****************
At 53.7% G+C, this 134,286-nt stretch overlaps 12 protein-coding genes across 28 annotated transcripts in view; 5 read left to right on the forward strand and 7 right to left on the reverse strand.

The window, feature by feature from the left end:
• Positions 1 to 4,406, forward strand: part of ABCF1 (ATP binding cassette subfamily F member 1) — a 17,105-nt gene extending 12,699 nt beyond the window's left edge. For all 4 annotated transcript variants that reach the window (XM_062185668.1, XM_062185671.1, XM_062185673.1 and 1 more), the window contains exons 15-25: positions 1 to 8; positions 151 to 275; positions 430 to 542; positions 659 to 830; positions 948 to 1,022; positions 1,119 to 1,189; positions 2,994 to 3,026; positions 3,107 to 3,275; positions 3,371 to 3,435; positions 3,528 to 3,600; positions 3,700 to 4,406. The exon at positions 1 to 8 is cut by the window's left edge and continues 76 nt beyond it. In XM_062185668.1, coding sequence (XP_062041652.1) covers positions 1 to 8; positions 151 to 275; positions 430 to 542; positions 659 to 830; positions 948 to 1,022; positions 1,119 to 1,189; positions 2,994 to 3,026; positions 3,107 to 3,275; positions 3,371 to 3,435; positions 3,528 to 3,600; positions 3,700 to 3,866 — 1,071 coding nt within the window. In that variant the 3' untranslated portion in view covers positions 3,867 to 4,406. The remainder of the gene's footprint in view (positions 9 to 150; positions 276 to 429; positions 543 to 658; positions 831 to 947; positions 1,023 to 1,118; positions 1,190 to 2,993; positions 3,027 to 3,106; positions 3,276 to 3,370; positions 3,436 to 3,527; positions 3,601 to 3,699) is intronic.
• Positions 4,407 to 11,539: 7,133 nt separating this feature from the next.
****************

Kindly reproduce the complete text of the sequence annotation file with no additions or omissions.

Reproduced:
At 53.7% G+C, this 134,286-nt stretch overlaps 12 protein-coding genes across 28 annotated transcripts in view; 5 read left to right on the forward strand and 7 right to left on the reverse strand.

The window, feature by feature from the left end:
• Positions 1 to 4,406, forward strand: part of ABCF1 (ATP binding cassette subfamily F member 1) — a 17,105-nt gene extending 12,699 nt beyond the window's left edge. For all 4 annotated transcript variants that reach the window (XM_062185668.1, XM_062185671.1, XM_062185673.1 and 1 more), the window contains exons 15-25: positions 1 to 8; positions 151 to 275; positions 430 to 542; positions 659 to 830; positions 948 to 1,022; positions 1,119 to 1,189; positions 2,994 to 3,026; positions 3,107 to 3,275; positions 3,371 to 3,435; positions 3,528 to 3,600; positions 3,700 to 4,406. The exon at positions 1 to 8 is cut by the window's left edge and continues 76 nt beyond it. In XM_062185668.1, coding sequence (XP_062041652.1) covers positions 1 to 8; positions 151 to 275; positions 430 to 542; positions 659 to 830; positions 948 to 1,022; positions 1,119 to 1,189; positions 2,994 to 3,026; positions 3,107 to 3,275; positions 3,371 to 3,435; positions 3,528 to 3,600; positions 3,700 to 3,866 — 1,071 coding nt within the window. In that variant the 3' untranslated portion in view covers positions 3,867 to 4,406. The remainder of the gene's footprint in view (positions 9 to 150; positions 276 to 429; positions 543 to 658; positions 831 to 947; positions 1,023 to 1,118; positions 1,190 to 2,993; positions 3,027 to 3,106; positions 3,276 to 3,370; positions 3,436 to 3,527; positions 3,601 to 3,699) is intronic.
• Positions 4,407 to 11,539: 7,133 nt separating this feature from the next.